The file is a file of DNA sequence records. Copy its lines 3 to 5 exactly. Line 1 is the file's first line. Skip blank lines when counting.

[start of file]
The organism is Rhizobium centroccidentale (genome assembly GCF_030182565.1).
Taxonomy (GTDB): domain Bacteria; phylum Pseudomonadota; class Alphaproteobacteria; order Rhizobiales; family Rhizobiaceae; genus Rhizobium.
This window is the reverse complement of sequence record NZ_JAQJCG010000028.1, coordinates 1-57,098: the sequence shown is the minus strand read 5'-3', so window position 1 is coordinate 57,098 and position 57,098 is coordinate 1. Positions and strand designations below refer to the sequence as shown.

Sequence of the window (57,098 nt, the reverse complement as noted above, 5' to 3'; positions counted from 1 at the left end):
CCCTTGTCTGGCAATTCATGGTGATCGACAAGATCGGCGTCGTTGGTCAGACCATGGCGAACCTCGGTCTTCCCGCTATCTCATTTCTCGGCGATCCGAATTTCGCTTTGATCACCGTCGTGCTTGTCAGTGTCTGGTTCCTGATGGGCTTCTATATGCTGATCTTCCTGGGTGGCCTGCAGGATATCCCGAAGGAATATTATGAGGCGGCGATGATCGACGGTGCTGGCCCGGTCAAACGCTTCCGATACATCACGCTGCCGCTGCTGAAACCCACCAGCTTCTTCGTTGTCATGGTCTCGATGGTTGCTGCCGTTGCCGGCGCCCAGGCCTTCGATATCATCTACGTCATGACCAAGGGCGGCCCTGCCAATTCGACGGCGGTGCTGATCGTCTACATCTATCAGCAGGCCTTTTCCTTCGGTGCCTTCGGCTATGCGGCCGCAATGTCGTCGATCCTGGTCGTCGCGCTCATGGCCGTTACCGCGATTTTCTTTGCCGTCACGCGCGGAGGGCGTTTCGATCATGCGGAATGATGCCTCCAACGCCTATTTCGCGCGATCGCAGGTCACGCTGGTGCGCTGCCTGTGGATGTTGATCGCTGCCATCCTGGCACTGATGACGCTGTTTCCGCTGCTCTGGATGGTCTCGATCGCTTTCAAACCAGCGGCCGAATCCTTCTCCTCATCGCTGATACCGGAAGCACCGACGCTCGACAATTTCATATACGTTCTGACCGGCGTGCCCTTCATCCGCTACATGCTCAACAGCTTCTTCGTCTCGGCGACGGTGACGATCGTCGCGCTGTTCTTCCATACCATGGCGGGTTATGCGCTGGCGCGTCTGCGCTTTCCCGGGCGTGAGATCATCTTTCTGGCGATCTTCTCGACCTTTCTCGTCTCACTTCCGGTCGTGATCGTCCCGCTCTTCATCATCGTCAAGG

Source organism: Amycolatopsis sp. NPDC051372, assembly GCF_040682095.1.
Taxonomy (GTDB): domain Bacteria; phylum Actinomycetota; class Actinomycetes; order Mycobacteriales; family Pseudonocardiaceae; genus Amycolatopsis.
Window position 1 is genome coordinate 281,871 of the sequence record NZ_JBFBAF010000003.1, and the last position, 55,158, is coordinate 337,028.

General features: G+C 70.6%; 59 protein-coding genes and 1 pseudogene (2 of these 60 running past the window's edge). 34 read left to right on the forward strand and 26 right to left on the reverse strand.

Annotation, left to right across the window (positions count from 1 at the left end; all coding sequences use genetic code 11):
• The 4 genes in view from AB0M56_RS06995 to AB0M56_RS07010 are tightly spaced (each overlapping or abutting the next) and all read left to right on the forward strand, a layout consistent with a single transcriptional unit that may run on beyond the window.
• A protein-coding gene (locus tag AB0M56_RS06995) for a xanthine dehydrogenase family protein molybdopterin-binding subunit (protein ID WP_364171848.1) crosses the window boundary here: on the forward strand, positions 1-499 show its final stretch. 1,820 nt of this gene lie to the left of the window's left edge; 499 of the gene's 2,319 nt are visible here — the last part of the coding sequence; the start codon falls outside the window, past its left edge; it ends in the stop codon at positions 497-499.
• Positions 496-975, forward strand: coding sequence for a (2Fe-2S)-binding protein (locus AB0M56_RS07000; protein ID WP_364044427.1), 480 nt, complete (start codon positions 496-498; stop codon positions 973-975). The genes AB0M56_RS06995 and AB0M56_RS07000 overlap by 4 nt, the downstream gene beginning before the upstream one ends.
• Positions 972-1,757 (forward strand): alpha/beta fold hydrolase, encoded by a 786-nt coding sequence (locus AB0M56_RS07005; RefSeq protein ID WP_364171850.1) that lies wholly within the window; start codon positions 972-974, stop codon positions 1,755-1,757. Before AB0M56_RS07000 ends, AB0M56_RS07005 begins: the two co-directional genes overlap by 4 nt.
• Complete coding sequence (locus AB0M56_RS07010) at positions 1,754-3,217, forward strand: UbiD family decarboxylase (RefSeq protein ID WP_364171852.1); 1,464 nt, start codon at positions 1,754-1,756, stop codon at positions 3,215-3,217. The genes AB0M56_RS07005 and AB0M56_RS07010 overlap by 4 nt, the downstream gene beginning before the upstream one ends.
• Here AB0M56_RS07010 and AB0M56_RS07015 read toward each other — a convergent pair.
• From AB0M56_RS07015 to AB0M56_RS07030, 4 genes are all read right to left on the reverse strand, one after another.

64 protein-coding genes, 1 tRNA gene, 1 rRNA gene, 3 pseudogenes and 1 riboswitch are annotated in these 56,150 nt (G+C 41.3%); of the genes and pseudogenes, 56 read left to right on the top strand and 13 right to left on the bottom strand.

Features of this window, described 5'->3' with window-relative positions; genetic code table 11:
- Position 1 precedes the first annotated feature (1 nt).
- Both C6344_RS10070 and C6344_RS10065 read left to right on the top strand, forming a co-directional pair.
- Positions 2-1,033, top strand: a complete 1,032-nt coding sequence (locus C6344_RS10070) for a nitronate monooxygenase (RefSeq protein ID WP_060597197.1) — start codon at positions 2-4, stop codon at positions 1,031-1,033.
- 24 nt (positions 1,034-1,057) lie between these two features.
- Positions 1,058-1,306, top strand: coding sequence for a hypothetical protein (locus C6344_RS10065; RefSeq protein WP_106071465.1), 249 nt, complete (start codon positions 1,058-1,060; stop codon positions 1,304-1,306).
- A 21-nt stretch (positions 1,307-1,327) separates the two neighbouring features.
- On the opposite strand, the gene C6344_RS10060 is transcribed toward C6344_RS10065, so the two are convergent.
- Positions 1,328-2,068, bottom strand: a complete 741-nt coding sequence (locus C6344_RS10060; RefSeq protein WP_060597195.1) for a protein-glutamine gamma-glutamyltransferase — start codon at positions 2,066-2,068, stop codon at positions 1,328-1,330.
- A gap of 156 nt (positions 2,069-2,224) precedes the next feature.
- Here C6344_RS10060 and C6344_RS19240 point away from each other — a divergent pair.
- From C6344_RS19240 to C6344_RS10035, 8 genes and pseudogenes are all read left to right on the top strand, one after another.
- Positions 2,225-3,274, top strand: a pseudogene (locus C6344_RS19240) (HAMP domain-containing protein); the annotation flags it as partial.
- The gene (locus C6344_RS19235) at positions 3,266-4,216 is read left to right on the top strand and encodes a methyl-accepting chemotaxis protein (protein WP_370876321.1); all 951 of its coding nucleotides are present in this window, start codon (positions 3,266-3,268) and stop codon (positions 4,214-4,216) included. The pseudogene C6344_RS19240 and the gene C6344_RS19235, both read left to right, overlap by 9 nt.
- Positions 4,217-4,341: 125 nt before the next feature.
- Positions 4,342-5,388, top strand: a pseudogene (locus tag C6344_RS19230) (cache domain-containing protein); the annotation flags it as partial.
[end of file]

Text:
This window is the reverse complement of sequence record NZ_JAQJCG010000028.1, coordinates 1-57,098: the sequence shown is the minus strand read 5'-3', so window position 1 is coordinate 57,098 and position 57,098 is coordinate 1. Positions and strand designations below refer to the sequence as shown.

Sequence of the window (57,098 nt, the reverse complement as noted above, 5' to 3'; positions counted from 1 at the left end):
CCCTTGTCTGGCAATTCATGGTGATCGACAAGATCGGCGTCGTTGGTCAGACCATGGCGAACCTCGGTCTTCCCGCTATCTCATTTCTCGGCGATCCGAATTTCGCTTTGATCACCGTCGTGCTTGTCAGTGTCTGGTTCCTGATGGGCTTCTATATGCTGATCTTCCTGGGTGGCCTGCAGGATATCCCGAAGGAATATTATGAGGCGGCGATGATCGACGGTGCTGGCCCGGTCAAACGCTTCCGATACATCACGCTGCCGCTGCTGAAACCCACCAGCTTCTTCGTTGTCATGGTCTCGATGGTTGCTGCCGTTGCCGGCGCCCAGGCCTTCGATATCATCTACGTCATGACCAAGGGCGGCCCTGCCAATTCGACGGCGGTGCTGATCGTCTACATCTATCAGCAGGCCTTTTCCTTCGGTGCCTTCGGCTATGCGGCCGCAATGTCGTCGATCCTGGTCGTCGCGCTCATGGCCGTTACCGCGATTTTCTTTGCCGTCACGCGCGGAGGGCGTTTCGATCATGCGGAATGATGCCTCCAACGCCTATTTCGCGCGATCGCAGGTCACGCTGGTGCGCTGCCTGTGGATGTTGATCGCTGCCATCCTGGCACTGATGACGCTGTTTCCGCTGCTCTGGATGGTCTCGATCGCTTTCAAACCAGCGGCCGAATCCTTCTCCTCATCGCTGATACCGGAAGCACCGACGCTCGACAATTTCATATACGTTCTGACCGGCGTGCCCTTCATCCGCTACATGCTCAACAGCTTCTTCGTCTCGGCGACGGTGACGATCGTCGCGCTGTTCTTCCATACCATGGCGGGTTATGCGCTGGCGCGTCTGCGCTTTCCCGGGCGTGAGATCATCTTTCTGGCGATCTTCTCGACCTTTCTCGTCTCACTTCCGGTCGTGATCGTCCCGCTCTTCATCATCGTCAAGG